The government should use a $100 million fund to get cracking helping those with mental health issues, rather than parking the cash until an inquiry is finished, the opposition says
National Party Mental Health Spokesperson Matt Doocey said the new government last week admitted it had inherited $100m - set aside by National when in power - to fund 17 health initiatives.
They included a pilot program that would have support workers joining police and ambulance in responding to 111 calls requiring a mental health intervention, and another aiming to improve the wellbeing of Northland children.
These were already backed by the government's own chief science advisors and aimed to provide mental health treatment as well as wraparound and prevention services, Mr Doocey said.
Despite this, the new government was yet to commit to the measures.
"These initiatives would have been making a real difference to peoples' lives and there is no good reason why they aren't already," he said.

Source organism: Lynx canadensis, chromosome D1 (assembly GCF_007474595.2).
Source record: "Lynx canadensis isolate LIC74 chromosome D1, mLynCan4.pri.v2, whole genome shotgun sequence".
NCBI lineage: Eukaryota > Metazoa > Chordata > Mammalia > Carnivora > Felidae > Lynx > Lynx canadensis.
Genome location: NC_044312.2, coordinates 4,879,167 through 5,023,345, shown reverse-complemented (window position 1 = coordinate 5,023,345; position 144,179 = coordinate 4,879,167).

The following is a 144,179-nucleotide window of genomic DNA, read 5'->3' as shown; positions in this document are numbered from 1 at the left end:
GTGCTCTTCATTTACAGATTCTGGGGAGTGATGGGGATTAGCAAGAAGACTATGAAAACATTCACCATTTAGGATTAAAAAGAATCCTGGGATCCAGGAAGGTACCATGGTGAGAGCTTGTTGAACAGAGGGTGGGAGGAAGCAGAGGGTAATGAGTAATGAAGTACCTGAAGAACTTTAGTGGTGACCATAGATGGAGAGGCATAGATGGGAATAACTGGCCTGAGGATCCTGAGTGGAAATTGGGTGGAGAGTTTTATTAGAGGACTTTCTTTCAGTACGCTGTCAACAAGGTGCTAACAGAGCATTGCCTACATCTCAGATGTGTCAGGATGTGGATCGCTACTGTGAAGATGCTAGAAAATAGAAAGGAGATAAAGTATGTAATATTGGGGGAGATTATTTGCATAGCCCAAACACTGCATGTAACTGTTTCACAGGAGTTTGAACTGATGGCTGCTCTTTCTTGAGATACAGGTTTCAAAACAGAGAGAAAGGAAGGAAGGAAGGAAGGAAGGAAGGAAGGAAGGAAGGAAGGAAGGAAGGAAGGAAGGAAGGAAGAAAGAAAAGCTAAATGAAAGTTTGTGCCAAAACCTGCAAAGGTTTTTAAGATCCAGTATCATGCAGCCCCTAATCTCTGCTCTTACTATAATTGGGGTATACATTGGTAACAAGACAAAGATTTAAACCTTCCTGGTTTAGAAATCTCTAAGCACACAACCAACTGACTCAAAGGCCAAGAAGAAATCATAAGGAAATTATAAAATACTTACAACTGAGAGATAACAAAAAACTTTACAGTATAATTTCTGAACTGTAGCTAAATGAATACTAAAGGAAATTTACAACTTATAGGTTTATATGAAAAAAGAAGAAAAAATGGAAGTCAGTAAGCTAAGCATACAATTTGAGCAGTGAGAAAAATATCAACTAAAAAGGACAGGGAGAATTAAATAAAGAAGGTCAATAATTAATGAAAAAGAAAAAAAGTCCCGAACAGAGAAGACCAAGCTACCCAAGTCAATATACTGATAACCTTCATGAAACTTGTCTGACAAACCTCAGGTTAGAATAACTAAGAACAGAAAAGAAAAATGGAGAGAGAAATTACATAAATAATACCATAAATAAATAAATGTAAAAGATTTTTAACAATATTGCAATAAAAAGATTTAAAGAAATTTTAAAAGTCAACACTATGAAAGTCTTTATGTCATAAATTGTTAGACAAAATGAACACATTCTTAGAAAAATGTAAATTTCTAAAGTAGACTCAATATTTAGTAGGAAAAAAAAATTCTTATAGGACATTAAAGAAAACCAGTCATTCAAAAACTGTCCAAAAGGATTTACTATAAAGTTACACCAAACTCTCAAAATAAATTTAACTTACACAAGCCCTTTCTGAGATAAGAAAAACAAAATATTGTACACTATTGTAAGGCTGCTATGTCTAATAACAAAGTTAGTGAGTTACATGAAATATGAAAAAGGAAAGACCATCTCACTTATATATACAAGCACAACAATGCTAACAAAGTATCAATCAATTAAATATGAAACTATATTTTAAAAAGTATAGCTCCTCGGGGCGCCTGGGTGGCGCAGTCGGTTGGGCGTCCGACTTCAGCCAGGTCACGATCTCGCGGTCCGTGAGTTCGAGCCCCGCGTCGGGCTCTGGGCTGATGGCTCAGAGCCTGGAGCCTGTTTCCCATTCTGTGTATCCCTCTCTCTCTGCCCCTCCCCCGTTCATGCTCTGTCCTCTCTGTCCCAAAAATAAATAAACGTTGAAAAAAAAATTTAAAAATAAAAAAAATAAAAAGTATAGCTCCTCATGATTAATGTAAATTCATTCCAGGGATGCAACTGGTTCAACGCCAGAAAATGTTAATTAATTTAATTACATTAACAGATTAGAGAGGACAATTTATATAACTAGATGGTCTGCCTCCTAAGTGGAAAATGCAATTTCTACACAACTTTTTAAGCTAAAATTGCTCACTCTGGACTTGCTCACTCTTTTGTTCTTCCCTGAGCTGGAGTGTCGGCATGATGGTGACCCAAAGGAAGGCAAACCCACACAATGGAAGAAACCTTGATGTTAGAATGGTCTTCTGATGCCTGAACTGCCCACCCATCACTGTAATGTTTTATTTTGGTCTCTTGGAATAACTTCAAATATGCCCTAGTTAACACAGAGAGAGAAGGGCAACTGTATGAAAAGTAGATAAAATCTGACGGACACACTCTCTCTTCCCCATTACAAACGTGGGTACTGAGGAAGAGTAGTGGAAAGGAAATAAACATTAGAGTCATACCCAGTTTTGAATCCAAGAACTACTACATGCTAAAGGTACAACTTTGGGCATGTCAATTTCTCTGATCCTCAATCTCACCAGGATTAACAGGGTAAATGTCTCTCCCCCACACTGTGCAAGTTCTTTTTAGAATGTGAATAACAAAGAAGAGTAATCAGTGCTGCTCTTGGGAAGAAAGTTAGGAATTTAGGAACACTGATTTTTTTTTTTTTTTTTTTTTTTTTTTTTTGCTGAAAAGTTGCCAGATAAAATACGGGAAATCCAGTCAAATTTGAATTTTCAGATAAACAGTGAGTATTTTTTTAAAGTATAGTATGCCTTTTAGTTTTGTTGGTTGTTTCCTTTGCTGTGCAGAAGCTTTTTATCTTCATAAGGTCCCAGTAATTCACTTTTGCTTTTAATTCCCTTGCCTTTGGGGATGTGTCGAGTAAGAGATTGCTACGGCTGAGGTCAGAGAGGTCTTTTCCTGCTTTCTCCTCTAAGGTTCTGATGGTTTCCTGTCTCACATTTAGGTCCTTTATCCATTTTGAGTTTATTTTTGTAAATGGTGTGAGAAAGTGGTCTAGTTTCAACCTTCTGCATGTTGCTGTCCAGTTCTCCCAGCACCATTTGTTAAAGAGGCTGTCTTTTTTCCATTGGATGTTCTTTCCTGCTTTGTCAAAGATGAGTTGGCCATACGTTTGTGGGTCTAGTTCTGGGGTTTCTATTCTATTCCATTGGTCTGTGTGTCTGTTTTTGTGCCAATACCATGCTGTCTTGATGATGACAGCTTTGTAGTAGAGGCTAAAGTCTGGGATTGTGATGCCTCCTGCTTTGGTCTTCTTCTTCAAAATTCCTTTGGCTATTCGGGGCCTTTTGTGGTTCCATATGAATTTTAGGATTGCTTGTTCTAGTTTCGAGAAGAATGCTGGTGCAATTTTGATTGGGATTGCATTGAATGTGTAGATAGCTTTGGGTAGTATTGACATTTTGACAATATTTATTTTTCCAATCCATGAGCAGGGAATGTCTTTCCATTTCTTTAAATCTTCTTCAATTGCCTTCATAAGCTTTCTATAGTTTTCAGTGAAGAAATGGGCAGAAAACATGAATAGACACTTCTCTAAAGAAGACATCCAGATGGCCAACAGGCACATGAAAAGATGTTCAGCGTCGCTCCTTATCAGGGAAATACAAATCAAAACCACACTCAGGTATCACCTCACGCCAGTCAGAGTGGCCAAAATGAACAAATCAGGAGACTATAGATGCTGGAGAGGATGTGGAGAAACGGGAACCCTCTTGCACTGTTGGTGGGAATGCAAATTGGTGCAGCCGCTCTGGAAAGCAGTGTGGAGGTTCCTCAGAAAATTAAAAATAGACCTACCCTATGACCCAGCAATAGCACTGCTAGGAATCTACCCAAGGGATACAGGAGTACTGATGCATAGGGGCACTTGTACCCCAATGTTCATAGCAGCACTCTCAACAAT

Prime Minister Jacinda Ardern instead launched a mental health inquiry as a key election promise and top priority of her Labour-led government's 100-day.
It would attempt to identify unmet needs in mental health and addiction services - along with which groups were most affected - before making recommendations about improvements and which bodies should carry them out.
Chaired by health law Professor Ron Paterson, it would be expected to report back to the government by October 31.
Mr Doocey panned the inquiry as a waste of time and money, saying action was needed immediately.